This article seeks to situate pharmacological cognitive enhancement as part of a broader relationship between cultural understandings of the body-brain and the political economy. It is the body of the worker that forms the intersection of this relationship and through which it comes to be enacted and experienced. In this article, we investigate the imaginaries that both inform and are reproduced by representations of pharmacological cognitive enhancement, drawing on cultural sources such as newspaper articles and films, policy documents, and pharmaceutical marketing material to illustrate our argument. Through analysis of these diverse cultural sources, we argue that the use of pharmaceuticals has come to be seen not only as a way to manage our brains, but through this as a means to manage our productive selves, and thereby to better manage the economy. We develop three analytical themes. First, we consider the cultural representations of the brain in connection with the idea of plasticity – captured most graphically in images of morphing – and the representation of enhancement as a desirable, inevitable, and almost painless process in which the mind-brain realizes its full potential and asserts its will over matter. Following this, we explore the social value accorded to productive employment and the contemporary (biopolitical) ethos of working on or managing oneself, particularly in respect of improving one’s productive performance through cognitive enhancement. Developing this, we elaborate a third theme by looking at the moulding of the worker’s productive body-brain in relation to the demands of the economic system.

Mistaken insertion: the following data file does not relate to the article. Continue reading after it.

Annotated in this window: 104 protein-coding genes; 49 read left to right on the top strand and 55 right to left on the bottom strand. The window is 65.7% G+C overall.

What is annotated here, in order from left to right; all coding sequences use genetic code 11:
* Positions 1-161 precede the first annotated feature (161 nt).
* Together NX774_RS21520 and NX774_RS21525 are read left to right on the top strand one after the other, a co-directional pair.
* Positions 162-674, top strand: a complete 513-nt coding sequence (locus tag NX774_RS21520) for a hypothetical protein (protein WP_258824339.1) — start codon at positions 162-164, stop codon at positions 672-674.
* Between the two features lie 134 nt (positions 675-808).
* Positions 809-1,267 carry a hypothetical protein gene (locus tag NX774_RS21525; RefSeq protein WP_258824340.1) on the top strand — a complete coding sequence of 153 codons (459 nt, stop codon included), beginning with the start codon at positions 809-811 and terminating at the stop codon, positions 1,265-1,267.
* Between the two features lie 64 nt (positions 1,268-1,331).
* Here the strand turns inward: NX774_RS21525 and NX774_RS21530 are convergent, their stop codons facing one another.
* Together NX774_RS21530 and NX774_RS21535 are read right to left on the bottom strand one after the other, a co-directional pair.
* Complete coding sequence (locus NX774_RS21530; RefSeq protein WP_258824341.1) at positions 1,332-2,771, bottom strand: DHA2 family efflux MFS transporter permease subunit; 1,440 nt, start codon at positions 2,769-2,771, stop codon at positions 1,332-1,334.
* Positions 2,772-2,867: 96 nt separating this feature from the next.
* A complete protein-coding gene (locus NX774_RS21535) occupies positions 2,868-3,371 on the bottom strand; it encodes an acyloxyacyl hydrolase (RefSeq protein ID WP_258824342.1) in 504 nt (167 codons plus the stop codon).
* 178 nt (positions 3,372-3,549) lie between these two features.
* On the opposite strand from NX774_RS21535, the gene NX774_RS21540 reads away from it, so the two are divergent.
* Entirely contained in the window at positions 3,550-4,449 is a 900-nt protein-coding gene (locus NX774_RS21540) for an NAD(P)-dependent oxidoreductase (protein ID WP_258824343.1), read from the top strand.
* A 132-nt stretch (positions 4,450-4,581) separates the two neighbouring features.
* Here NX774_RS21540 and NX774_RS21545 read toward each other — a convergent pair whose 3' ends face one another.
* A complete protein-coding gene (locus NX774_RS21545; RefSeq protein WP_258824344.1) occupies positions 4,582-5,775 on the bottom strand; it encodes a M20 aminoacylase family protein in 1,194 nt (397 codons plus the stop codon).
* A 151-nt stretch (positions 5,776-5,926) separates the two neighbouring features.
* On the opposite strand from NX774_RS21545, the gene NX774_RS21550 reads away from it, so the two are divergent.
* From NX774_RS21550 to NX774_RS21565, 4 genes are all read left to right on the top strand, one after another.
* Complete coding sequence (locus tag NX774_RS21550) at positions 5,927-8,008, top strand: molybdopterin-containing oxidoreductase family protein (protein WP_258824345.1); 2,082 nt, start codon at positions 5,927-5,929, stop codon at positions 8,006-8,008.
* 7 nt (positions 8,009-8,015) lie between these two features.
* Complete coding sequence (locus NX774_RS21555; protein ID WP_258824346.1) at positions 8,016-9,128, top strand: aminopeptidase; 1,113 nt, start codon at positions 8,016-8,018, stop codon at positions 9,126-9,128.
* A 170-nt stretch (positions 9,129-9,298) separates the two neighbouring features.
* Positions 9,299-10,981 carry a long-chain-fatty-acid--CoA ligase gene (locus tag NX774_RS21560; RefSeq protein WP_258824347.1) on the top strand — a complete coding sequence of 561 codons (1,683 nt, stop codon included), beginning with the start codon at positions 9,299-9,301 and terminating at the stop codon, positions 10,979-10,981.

This article provides insight into the entwinement of the allegedly neutral category of handedness with questions of sex/gender, reproduction, dis/ability, and scientific authority. In the 1860s, Paul Broca suggested that the speech centre sat in the left brain hemisphere in most humans, and that right-handedness stemmed from this asymmetry. One century later, British psychologists Marian Annett and Chris McManus proposed biologically unconfirmed theories of how handedness and brain asymmetry were passed on in families. Their idea to integrate chance into genetic models of handedness was novel, and so was their use of computerized statistics to parse out the incidence of handedness genotypes and phenotypes. Notwithstanding significant conceptual and methodological overlaps, McManus and Annett did not collaborate and proposed competing theories. I analyse the sexed/gendered dimensions of their controversy by drawing on published literature, unpublished documents, and oral history interviews. I first attend to the epistemological importance of sex/gender. Both psychologists published several iterations of their models, which increasingly relied on questions of sex/gender and reproduction. Annett additionally linked handedness with stereotypically gendered cognitive abilities. Second, I argue that using masculine-coded computer technologies contributed to Annett’s professional marginalization whereas similar methods endowed McManus with surplus authority. Finally, I show that Annett’s complicity in stabilizing sociocultural hierarchies within her theory mirrored her personal experience of marginalization based on sex/gender, age, education, and lack of institutional affiliation. This analysis exemplifies the entanglement of cognitive and social factors in scientific controversies and adds to the literature on 20th-century British women psychologists.